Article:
Vendors always talk a good game when it comes to supporting their partners, but mostly when you look closer, it feels more like an infomercial with limited actual education. Vendors are mainly focused on selling their products, not helping partners to improve their businesses. Then there is the “why should a vendor help any partner to beef-up their business skills when it may also help their competition?”
About a year ago, HP launched its HP ‘University” to empower and equip the company’s 18,000 worldwide “Partner First” partners to optimize revenue and future-proof their business.
The program was said to combine sales skills education, product training, and certifications to enable HP’s partner ecosystem to migrate to evolving business models such as contractual and subscription sales. The shift from transactional to contractual, subscription-based sales is on the rise especially in the technology sector. It requires a consultative approach to selling.
Offerings include instructor-led, face-to-face training in addition to sales skills development, highlight HP core competencies, including Security, Device-as-a-Service (DaaS), Mobility, and Managed Print Services. Courses such as Strategic Solution Selling will immerse partners in realistic business problems, and provide strategies to uncover key customer challenges, craft proposals and deliver the right messages to the right customers. The coursework is geared to evolve towards a solution-oriented sale, build deeper relationships, minimize wasted selling effort and maximize recurring revenue streams.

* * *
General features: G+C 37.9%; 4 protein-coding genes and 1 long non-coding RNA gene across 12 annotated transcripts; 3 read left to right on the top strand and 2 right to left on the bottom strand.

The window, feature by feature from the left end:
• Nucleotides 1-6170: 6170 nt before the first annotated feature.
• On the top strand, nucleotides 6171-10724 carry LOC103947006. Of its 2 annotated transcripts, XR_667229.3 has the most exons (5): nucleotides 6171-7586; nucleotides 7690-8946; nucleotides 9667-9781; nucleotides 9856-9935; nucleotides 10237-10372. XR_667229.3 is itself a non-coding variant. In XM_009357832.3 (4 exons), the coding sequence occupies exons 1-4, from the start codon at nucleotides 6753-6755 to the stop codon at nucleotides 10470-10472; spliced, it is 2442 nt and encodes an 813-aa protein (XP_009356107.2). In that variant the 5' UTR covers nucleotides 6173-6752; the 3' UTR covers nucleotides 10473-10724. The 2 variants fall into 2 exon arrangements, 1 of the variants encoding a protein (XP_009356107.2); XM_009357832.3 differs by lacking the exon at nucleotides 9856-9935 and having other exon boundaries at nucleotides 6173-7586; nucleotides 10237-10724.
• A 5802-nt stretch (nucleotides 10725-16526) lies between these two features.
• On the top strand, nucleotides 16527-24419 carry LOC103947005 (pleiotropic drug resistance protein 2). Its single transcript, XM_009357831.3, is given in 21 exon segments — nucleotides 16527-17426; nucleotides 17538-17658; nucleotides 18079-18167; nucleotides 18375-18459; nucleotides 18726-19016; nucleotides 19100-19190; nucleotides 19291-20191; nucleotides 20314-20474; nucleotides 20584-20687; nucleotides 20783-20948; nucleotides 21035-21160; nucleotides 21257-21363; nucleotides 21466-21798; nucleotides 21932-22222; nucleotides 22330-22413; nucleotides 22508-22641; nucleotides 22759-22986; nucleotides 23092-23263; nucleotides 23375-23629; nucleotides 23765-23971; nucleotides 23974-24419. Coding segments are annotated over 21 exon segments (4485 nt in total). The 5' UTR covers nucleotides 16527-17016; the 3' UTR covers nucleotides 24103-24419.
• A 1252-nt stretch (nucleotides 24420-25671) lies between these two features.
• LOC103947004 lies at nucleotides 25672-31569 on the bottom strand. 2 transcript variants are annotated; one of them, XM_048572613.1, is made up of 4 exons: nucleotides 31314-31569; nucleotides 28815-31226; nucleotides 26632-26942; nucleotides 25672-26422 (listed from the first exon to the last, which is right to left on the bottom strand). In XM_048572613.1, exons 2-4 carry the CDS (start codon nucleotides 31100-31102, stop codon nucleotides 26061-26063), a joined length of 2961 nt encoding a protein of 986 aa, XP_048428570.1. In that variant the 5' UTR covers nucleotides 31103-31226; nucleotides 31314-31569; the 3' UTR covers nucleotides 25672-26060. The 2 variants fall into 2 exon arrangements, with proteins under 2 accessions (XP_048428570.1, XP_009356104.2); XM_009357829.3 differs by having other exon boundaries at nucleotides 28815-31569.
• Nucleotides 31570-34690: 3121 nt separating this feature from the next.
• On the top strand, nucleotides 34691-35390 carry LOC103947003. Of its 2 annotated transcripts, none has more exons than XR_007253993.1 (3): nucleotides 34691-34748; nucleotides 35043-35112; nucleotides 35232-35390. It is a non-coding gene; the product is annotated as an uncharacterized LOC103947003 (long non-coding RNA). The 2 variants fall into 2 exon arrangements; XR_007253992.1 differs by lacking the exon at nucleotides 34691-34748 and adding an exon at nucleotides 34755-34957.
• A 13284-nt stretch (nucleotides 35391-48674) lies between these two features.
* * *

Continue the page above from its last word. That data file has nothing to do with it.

So how well did the HP University do for partners? Well, we are not sure as the focus seems to have morphed towards “HP Sales Central” – a partner portal to find all sorts of stuff on HP.
First, let me say that any support that will help any partner to improve their game, grow and make more money is a good thing. We applaud HP and all vendors for doing this.
Can channel partners really digest and benefit from these sort of vendor-centric “universities”? The short answer is yes. The real answer is yes, but to limited degree. It’s ultimately up to each partner to judge, but we are seeing many struggle with not just solution selling, but also fundamental best business practices. There is also a shift from solution selling to creating value for customers. Then there is the entire social and digital playground to navigate. In short, there are a lot of moving parts for channel partners to future-proof their businesses.
We know because we have been offering them a best business practice assessment test for several years and we get to see the results. We also work with channel partners to build a bigger, better, stronger and smarter business through a variety of activities including peer-groups.
The problem is not the lack of good training content or coaches to deliver such content. The problem is accountability and building a new set of best business practice habits. Changing bad old habits is very hard to do.
It is clear that there is still much to be done on the business skills educational front for channel partners. I would recommend that channel partners first figure out their strengths and weaknesses before that make plans to improve. Start by taking the Best Business Practice Assessment test online at www.bestmanageditcompanies.com, for free. Vendors may also want to point their partners to this test.